In recent years, federal and state governments have introduced a range of policies to help improve compliance with building cladding on strata properties. Overseen by the Australian Building Codes Board, the National Construction Code outlines minimum national standards that govern the safety and health, amenity, accessibility and sustainability of new buildings’ design, construction, performance and safety. Learning from past incidents, Australian state governments have banned combustible cladding such as aluminum composite panels and other metal panels with polymer cores and have called for their immediate replacement with safer alternatives.
State-based laws also apply to building cladding on strata, owners corporation, or body corporate properties, with risk assessments for affected buildings and rectification works already underway. Below, we explore the regulations and compliance requirements regarding cladding in owners corporation or body corporate buildings.
The New South Wales Government has taken a whole-of-government approach to mitigate fire safety risks associated with external combustible cladding on strata properties and other buildings. The Environmental Planning and Assessment Amendment (Identification of Buildings with Combustible Cladding) Regulation 2018 guides the industry in adopting safe construction practices. New South Wales requires mandatory registration (via the NSW Department of Planning, Industry and Environment) for all commercial, residential and mixed-use buildings that are two storeys and above. For new buildings, owners must be registered within four months of the property being occupied. The New South Wales Government has established a Cladding Taskforce to address fire safety risks relating to combustible cladding and oversee the government’s action plan to remove and rectify flammable cladding on strata properties as well as commercial and mixed-use buildings.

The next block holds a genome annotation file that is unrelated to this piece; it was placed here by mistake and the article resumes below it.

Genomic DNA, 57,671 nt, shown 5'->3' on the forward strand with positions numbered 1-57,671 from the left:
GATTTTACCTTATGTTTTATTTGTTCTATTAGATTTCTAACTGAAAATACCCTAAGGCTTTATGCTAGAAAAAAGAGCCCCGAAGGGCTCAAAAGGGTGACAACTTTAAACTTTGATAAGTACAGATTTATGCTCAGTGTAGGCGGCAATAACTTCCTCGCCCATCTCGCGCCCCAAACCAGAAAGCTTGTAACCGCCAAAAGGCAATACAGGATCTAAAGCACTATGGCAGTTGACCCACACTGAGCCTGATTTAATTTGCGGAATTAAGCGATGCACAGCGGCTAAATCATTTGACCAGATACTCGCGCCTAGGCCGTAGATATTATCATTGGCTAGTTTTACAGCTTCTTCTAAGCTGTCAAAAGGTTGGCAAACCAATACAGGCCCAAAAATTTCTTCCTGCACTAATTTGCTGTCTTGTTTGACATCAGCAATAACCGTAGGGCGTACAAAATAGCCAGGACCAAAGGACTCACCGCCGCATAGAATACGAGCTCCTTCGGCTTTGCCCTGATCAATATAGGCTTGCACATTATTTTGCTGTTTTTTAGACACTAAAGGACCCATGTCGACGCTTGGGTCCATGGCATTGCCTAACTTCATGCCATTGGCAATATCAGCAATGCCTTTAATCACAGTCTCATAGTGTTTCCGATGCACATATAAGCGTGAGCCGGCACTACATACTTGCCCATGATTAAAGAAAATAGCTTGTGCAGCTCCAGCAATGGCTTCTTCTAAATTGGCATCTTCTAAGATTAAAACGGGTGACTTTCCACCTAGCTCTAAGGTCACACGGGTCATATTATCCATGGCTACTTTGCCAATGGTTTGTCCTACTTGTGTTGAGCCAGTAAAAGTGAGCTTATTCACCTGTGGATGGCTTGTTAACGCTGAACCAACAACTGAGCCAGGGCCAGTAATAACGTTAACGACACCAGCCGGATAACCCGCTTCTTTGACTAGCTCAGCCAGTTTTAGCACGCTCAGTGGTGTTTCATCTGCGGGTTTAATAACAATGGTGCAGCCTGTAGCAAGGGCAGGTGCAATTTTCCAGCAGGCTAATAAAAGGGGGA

In response to heightened community concerns over the risks posed to building occupants and responding emergency personnel, the Queensland Government introduced legislative changes whereby owners must follow a compulsory checklist for cladding material. They are also required to undertake a two-stage assessment of their buildings under the Building and Other Legislation (Cladding) Amendment Regulation 2018. The Queensland Building and Construction Commission is an excellent resource to help with cladding compliance.